Worthy but dull,
This review is from: Religion Explained (Hardcover)
It's one of the big ones, no doubt about that. Why is religion such a human universal? Boyer has decided to play it cool - no discussion of the, mostly Germanic, heavyweights of the past with their late-at-night furrowed-brow philosophical musings. He wants to look at how religion manifests itself throughout the world, not just in the great monotheistic religions. And he wants to bring in findings from evolutionary psychology. Fair enough....I'm sure this is the way to go. But does it have to be so dull?
Partly this is necessary, as Boyer argues, because one of his aims is to make us appreciate how extraordinary some of the things we take for granted really are. For instance - and he goes on at great length about this - children pick up straightaway on a concept like "animal", and once told the name of an animal automatically infer all sorts of things about it without having them spelled out. Well, fair enough, though it doesn't make compelling reading. But some of it is simply down to the author. For instance he starts a chapter with a discussion of Jane Austen's Pride and Prejudice which goes on for two or three pages. The point? Just as great houses require servants and staff hidden away below stairs, so with the human mind there are all sorts of things going on which we aren't aware of but which are necessary. I mean, this is just dull, plodding writing.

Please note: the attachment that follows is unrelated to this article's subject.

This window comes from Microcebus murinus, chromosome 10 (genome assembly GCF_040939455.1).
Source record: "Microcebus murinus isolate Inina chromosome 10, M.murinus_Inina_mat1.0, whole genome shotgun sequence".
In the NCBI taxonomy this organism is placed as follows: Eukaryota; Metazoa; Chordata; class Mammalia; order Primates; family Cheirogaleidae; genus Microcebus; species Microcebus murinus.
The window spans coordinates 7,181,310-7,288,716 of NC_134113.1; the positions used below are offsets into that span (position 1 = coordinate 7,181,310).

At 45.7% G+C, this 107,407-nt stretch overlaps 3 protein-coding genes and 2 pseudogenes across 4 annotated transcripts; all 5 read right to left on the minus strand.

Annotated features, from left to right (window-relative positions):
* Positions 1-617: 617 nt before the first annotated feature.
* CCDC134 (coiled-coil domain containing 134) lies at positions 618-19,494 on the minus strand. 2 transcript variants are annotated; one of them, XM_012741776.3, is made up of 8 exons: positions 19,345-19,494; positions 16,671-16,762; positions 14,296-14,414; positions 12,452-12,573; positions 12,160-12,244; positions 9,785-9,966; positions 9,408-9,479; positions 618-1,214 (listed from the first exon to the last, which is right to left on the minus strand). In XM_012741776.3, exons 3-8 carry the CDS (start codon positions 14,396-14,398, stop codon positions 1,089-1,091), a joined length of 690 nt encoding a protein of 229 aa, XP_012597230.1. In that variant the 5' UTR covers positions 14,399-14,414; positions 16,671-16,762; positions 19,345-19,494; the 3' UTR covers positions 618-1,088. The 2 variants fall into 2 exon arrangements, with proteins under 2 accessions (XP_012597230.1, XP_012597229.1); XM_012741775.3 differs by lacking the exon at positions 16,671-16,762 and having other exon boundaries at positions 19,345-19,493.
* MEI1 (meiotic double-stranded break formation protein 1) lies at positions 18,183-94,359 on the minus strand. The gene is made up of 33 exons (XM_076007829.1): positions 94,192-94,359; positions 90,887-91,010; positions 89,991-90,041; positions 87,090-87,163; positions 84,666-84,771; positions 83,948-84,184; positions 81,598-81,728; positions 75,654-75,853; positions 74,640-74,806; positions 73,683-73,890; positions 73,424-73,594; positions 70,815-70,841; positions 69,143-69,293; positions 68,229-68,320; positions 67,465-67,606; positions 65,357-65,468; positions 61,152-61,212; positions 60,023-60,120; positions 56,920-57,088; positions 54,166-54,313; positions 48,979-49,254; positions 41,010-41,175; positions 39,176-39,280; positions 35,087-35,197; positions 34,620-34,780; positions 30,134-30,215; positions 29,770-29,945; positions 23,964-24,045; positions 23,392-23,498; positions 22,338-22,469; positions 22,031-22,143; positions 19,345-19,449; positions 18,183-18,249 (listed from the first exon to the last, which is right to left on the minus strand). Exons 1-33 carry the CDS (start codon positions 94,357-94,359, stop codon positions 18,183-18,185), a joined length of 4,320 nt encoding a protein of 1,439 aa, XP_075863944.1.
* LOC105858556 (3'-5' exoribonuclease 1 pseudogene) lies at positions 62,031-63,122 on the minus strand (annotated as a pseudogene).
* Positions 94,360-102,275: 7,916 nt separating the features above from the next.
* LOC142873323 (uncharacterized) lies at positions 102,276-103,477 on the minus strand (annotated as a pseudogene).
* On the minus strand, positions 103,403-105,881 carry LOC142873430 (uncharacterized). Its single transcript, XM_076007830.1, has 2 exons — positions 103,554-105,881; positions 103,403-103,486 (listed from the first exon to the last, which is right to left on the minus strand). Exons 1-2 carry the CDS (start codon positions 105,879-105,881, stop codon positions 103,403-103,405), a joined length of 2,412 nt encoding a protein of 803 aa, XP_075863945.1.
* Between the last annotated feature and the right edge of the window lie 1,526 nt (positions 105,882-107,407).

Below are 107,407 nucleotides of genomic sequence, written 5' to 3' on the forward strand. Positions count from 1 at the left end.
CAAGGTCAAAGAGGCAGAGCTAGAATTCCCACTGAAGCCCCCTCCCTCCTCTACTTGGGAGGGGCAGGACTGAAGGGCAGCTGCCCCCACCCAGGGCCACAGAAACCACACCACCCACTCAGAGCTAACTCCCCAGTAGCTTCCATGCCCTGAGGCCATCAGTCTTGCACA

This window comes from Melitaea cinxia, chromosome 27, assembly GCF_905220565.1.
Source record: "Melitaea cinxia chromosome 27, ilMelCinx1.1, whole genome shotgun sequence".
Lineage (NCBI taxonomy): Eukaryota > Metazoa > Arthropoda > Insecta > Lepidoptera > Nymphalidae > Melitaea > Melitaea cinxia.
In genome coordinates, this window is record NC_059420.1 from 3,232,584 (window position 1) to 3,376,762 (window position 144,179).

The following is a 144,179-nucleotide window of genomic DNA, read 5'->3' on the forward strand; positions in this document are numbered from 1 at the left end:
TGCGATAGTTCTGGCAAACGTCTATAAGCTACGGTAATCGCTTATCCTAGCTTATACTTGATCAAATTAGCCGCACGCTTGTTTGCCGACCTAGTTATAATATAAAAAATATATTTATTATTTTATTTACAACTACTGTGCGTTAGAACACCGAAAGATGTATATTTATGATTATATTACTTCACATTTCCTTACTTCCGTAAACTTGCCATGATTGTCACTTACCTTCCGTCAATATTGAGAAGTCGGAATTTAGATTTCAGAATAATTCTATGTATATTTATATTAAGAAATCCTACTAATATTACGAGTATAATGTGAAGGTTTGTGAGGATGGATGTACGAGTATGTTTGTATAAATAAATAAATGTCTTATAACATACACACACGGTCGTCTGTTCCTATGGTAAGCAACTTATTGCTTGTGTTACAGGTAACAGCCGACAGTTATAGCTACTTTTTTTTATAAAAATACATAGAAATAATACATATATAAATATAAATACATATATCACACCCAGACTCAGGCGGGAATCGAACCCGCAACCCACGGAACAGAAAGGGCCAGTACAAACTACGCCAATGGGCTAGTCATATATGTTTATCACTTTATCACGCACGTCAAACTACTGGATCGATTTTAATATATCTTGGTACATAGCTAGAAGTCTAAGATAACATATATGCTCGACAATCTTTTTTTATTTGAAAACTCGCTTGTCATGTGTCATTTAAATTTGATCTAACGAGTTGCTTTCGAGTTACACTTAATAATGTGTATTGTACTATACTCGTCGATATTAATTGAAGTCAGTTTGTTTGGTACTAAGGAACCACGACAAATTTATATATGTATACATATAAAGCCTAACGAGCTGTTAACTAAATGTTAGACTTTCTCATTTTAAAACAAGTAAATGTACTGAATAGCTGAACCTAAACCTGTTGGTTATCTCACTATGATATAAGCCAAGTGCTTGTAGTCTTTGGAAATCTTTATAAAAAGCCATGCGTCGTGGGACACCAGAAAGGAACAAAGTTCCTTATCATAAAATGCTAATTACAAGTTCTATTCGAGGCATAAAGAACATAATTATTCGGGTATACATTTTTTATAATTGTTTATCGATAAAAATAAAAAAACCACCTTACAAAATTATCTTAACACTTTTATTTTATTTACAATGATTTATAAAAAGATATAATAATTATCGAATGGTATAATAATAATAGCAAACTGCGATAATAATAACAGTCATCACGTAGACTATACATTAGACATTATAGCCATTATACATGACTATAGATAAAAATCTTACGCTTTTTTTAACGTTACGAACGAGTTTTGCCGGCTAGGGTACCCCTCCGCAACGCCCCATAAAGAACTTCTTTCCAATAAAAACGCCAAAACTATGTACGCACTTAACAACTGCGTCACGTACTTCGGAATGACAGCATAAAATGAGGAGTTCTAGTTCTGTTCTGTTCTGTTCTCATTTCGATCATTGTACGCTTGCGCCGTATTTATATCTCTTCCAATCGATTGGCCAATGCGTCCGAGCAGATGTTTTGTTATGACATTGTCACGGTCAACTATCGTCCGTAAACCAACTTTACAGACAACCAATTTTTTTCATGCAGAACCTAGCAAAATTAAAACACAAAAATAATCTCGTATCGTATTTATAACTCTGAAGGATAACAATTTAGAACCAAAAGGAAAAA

There are some interesting things in here, but it was one of those books where I'd often find I'd read a paragraph without paying any attention, and by the end it was touch and go whether I'd bother to finish it. Plus, frankly, I'm not sure that either anthropology or evolutionary psychology are in a position yet to come up with the goods on this subject. No doubt in a few years someone will write a stunning book with this approach, but they'll need to be better writers than Mr Boyer.